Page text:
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Star Realms - iOS Review

Brad Cummings
United States
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The Stats:
Compatibility: iOS Universal, Android
Reviewed On: iPad Air, iPhone 5
Current Price: Free ($4.99 for full game)
Version: 1.0.5
App Size: 94.0 MB
Developer/Publisher: White Wizard Games
Multiplayer: Yes
AI: Yes
Itunes link: Star Realms
Google Play link: Star Realms

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Star Realms has been on of the most anticipated digital board games of the past few weeks, with a steady hype flow coming from early previews. After making debuts on Android, PC, and Mac, Star Realms dropped onto iOS amidst the flurry of GenCon. Having finally had a chance to play this “Ascension killer,” let’s take a look and see if it lives up to all the hype.

Just to start off, Star Realms is a great deck-building game. It takes some mechanics you may know from Ascension while adding many new and interesting things. The game is a head to head sci-fi battle card game. Each player start with an authority total and your goal is to lower your opponents authority to 0. Much like Ascension, you start with a small deck of cards that can give you trade and attack values. Trade is used to buy cards from a center row. When a card is purchased, it is then replaced by one from the draw deck. Attack is used to lower the authority of your opponent. Deciding how to focus on these two resources is key to succeeding in Star Realms (much more so than Ascension).

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The deck of cards to buy is made up of four factions. Each faction has unique cards and a few clear strengths and weaknesses. Almost every card in the game has an Ally ability, which triggers some sort of bonus if another card of that faction is already in play on your turn. It then becomes essential to focus on just one or two factions in any given game. Another interesting mechanic are bases and outposts. These stay on the board from round to round and can give you bonuses each turn. They can also act as buffers for your authority, as with outposts your opponent will have to destroy them before going for your face. Star Realms is an excellent, if iterative, design. It breaths new life into an aging genre.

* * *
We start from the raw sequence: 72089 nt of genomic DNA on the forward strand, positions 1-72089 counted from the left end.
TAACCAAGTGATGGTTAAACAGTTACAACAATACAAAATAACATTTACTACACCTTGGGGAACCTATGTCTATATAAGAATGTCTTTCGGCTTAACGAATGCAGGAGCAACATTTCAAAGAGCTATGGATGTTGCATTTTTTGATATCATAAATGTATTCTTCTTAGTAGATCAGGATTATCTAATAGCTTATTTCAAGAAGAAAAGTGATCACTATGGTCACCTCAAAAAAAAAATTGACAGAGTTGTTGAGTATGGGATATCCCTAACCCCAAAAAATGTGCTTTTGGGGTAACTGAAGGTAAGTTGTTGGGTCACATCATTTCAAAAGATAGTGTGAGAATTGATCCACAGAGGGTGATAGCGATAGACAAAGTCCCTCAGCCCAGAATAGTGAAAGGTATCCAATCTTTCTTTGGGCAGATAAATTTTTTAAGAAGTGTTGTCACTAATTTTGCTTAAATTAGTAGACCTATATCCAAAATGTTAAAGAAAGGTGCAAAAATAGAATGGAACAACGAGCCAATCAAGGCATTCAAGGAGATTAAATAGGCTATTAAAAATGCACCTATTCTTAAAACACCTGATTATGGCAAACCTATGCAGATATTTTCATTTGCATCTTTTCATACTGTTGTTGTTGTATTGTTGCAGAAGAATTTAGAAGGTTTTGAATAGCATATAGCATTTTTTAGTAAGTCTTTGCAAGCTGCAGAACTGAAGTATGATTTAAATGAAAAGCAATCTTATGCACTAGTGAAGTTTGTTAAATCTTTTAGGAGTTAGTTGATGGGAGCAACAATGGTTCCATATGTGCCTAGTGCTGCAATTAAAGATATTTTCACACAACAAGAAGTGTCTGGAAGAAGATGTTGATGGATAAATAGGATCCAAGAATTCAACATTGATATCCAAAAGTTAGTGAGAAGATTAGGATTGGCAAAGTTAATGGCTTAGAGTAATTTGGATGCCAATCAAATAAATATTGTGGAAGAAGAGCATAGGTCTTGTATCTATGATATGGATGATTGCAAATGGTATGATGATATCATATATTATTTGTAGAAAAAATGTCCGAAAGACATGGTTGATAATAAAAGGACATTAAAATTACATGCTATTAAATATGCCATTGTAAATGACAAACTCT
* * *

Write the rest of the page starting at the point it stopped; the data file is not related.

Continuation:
In converting this design to iOS, they’ve gotten a lot of things right, while stumbling in several places as well. Star Realms is using the freemium model, meaning you can download the game and play for free, as much as you want, with the easy AI. If you want the full feature set, there is a one time purchase of $4.99. This includes online play, more challenging AI opponents, and a full campaign.

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Most of my play so far has been against the AI and it is quite enjoyable. The Easy AI is pretty easy to walk over, though i have been surprised a few times. At the higher difficulties there is certainly some challenge. This single player experience is carried over into a puzzling campaign. Each level provides some sort of rule-breaking foe to overcome, along with normal and hard versions of each. It’s no Naxx, but it does provide a deeper single-player experience.

Of course, most of us will be spending our time playing online, and Star Realms does provide some excellent cross-platform multiplayer. Logging in online will also transfer your full-game purchase from device to device. The online is of course short of the forthcoming Playdek online system, but it gets the job done and can provide hour of entertaining play.

In spite of the all the great content, design is where Star Realms fails as an app. The UI appears to be built cross-platform, sacrificing a lot of finesse for one interface across all platforms. This results in odd commands for iOS, like the inability to scroll through cards and double tap to play something (usually a zoom command on iOS). These will throw you off as a player during the first few matches, I guarantee it. I also had some trouble with hit zones, often pulling up my deck while trying to end a turn on iPad. Some of the flow is also challenging. executing some special abilities can be a several step process.

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It is far from unplayable, and I plan to put many more hours into the game, but it is disappointing to have such a lackluster design after so much hype. The best iOS board game apps feature a great game and great design. Those that only get 50% there fall short of what is required. Star Realms is such a game. It features excellent gameplay and excellent features, but is marred by too many cut-corners (in the service of multi-platform). Be sure to check this one out, as the gameplay is not to be missed. I just hope we see design improvements in its future.

Great game, poor execution.

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